The first time I had to do that last bit I amusingly tethered the rectangular container from the side instead of the front. I don’t know if you’ve ever seen one of those videos of dogs trying to carry giant sticks horizontally through doorways but it was basically that.
As engrossed as I was in the core missions up to this point, I only managed to squeeze in a few rounds of one of the game’s new Side Hustles, called @TCHA, where you’re tasked with leaving bad reviews on local businesses and then defending yourself against incoming waves of enemies looking to pay you back for the unkind words. The lower you rate a business, the tougher the impending encounter, and while simply tussling with a bunch of baddies certainly isn’t the most interesting mechanic there’s a good amount of that classic Saints Row humour on display in the shopfronts and review text leading up to that point.
I may have spent just a little too long being distracted by everything on offer in Santo Ileso and didn’t get time to sample any of the Criminal Ventures eventually unlocked once you have access to the Saints HQ at the church and start setting up your own businesses, but it looks as though those missions are much more involved than the Side Hustles. There are also passive challenges to complete that provide one way to unlock new Perks to equip your character with, things like faster running, health boosts and the like. We’ve all had a chance to sample its character creator by now, and I didn’t get to see any of the vehicle or weapon stuff, but it’s obvious that customisation and player choice remains a huge component of Saints Row.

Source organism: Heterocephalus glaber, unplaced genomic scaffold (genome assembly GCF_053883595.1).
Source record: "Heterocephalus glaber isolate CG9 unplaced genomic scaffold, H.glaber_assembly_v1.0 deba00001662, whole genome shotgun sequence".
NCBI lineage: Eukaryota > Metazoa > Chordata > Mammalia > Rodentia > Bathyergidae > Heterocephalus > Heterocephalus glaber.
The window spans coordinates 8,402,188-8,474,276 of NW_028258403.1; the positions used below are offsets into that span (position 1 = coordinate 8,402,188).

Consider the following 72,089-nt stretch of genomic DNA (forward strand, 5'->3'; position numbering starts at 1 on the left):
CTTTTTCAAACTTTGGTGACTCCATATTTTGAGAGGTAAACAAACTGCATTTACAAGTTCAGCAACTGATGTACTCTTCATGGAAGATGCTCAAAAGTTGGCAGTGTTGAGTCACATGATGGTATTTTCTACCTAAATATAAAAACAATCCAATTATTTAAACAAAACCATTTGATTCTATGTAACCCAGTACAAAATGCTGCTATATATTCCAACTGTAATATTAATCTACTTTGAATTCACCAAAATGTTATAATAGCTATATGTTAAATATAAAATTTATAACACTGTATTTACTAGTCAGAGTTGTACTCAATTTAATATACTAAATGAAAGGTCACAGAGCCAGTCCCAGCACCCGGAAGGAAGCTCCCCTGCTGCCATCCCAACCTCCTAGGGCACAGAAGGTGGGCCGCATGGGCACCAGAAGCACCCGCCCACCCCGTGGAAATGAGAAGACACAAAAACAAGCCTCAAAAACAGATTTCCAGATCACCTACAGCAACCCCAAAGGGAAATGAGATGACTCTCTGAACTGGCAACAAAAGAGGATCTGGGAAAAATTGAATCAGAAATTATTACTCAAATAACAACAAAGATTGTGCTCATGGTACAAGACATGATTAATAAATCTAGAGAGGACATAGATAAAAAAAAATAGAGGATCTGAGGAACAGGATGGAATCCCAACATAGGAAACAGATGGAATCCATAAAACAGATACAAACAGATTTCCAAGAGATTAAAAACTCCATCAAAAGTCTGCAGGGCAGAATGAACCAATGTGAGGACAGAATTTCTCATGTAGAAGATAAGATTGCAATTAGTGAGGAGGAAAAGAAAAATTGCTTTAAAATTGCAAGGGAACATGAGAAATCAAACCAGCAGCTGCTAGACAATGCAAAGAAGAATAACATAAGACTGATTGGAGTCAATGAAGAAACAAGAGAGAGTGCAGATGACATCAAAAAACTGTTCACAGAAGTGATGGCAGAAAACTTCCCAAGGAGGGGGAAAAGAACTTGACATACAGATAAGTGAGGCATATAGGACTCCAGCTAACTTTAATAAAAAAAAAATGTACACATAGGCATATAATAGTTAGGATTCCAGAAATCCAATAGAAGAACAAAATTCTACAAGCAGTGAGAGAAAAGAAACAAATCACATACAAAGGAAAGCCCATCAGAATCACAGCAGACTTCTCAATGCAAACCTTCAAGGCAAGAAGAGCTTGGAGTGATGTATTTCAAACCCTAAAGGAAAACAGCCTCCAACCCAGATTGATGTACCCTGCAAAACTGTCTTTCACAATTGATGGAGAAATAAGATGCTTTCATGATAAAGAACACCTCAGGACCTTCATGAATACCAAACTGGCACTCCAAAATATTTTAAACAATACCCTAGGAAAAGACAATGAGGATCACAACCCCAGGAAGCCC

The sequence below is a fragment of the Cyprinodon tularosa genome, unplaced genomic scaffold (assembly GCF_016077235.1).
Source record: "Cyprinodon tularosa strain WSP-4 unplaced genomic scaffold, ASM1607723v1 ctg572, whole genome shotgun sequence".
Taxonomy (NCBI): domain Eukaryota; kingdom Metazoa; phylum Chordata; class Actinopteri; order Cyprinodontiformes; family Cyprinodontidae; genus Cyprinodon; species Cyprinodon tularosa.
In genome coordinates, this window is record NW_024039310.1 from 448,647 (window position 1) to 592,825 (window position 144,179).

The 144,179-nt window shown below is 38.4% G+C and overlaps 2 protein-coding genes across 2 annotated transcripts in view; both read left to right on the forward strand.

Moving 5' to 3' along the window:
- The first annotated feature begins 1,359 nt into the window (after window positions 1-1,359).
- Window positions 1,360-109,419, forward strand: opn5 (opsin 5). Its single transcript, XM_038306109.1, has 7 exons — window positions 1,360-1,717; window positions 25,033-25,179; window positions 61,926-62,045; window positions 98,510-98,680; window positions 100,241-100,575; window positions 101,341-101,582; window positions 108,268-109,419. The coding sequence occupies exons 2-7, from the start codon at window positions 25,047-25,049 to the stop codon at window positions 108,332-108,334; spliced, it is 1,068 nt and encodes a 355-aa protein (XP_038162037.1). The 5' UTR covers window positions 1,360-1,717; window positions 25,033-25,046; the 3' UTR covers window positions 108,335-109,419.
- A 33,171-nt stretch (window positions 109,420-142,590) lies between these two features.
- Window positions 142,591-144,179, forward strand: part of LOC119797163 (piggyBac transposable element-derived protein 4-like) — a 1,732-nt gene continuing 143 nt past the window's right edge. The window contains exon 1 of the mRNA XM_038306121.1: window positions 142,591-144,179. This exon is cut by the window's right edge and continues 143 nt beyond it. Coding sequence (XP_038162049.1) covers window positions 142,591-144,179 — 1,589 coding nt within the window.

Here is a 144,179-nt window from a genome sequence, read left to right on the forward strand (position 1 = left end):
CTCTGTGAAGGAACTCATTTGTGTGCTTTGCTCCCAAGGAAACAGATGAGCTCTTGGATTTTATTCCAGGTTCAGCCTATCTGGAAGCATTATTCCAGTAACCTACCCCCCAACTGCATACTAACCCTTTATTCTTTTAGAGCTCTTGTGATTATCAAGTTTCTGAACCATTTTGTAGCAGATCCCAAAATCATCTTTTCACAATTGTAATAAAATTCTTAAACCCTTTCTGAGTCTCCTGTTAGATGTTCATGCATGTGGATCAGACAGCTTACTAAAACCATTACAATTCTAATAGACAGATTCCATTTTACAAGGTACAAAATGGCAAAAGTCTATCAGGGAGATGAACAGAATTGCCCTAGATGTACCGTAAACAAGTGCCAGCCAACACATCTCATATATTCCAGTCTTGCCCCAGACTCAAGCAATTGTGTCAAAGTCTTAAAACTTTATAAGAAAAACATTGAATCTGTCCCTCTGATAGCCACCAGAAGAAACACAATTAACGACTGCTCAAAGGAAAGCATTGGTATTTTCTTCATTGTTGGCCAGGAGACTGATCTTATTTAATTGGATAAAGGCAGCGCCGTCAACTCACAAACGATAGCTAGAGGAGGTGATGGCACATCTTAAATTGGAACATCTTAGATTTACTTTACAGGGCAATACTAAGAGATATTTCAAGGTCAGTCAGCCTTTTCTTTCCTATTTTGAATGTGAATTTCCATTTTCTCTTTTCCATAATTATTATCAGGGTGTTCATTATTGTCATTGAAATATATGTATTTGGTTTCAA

It all looks fantastic as well. I was playing a PC build and so it’s hard to say how the experience will match up on common platforms, but the exaggerated style of the Saints Rows of yore has been translated to modern tech nicely. Everything still has that chunky, glossy charm of earlier titles but the level of detail on display is fantastic. Draw distances are huge, particle effects from dust and leaves kick up around you as you engage enemies on foot or drive down dirt roads and the lighting in particular is gorgeous. Whether it’s the beating sun in the outskirts or the neons of inner-city districts at night, there’s an atmosphere on show that’s miles beyond anything the series has managed before.
I also had the chance to sample just a little bit of the game’s co-op experience, which is as seamless and chaotic as you’d hope from a Saints Row game. My co-op buddy and I went in with plans to tackle some of the game’s Diversions but quickly found ourselves indulged in the classic game of “How long can I survive with the full might of the cops/gangs on my arse?” as well as doing a bit of wingsuit sightseeing. I’m sure that many people, myself included, fully intend to play all the way through Saints Row with a friend, so it was good to finally get my hands around it and see that it works just as it should.
After a few hours with Saints Row I’m convinced that Deep Silver Volition knows exactly what it’s doing and precisely what lapsed fans want out of a fresh start for the series. It all feels incredibly familiar, striking a balance between the more grounded first entries and the abject chaos that was kickstarted with the later ones, but it also plays as well as you’d want from a modern open-world sandbox. All the sensibilities of a game from two generations ago with refinements in both gameplay and storytelling to match current tastes? That’s a winning combo in my books. I’m very keen to see how it all goes stretched out over the course of a full game but signs are remarkably positive so far.